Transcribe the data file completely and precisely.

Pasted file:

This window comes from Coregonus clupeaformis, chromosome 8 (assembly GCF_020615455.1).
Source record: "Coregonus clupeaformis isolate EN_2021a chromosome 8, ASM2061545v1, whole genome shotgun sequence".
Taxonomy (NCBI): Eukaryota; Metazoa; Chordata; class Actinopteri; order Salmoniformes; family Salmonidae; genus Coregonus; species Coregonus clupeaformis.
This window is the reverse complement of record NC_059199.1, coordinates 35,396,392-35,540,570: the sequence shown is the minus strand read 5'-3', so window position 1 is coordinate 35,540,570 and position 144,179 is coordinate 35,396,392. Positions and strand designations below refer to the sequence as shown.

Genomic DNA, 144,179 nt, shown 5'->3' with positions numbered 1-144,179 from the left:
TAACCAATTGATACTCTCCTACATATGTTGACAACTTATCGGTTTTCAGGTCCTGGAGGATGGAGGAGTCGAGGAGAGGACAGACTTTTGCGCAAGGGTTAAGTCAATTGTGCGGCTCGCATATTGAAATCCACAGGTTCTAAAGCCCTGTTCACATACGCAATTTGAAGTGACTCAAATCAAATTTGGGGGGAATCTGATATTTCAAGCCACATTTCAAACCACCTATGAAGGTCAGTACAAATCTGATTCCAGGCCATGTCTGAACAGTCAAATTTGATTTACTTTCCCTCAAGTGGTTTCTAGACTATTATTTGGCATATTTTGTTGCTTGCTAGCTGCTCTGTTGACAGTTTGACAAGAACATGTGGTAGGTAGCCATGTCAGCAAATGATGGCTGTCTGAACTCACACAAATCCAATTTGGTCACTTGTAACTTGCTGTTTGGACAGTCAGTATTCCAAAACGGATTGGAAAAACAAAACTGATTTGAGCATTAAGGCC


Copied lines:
This window comes from Coregonus clupeaformis, chromosome 8 (assembly GCF_020615455.1).
Source record: "Coregonus clupeaformis isolate EN_2021a chromosome 8, ASM2061545v1, whole genome shotgun sequence".
Taxonomy (NCBI): Eukaryota; Metazoa; Chordata; class Actinopteri; order Salmoniformes; family Salmonidae; genus Coregonus; species Coregonus clupeaformis.
This window is the reverse complement of record NC_059199.1, coordinates 35,396,392-35,540,570: the sequence shown is the minus strand read 5'-3', so window position 1 is coordinate 35,540,570 and position 144,179 is coordinate 35,396,392. Positions and strand designations below refer to the sequence as shown.

Genomic DNA, 144,179 nt, shown 5'->3' with positions numbered 1-144,179 from the left:
TAACCAATTGATACTCTCCTACATATGTTGACAACTTATCGGTTTTCAGGTCCTGGAGGATGGAGGAGTCGAGGAGAGGACAGACTTTTGCGCAAGGGTTAAGTCAATTGTGCGGCTCGCATATTGAAATCCACAGGTTCTAAAGCCCTGTTCACATACGCAATTTGAAGTGACTCAAATCAAATTTGGGGGGAATCTGATATTTCAAGCCACATTTCAAACCACCTATGAAGGTCAGTACAAATCTGATTCCAGGCCATGTCTGAACAGTCAAATTTGATTTACTTTCCCTCAAGTGGTTTCTAGACTATTATTTGGCATATTTTGTTGCTTGCTAGCTGCTCTGTTGACAGTTTGACAAGAACATGTGGTAGGTAGCCATGTCAGCAAATGATGGCTGTCTGAACTCACACAAATCCAATTTGGTCACTTGTAACTTGCTGTTTGGACAGTCAGTATTCCAAAACGGATTGGAAAAACAAAACTGATTTGAGCATTAAGGCC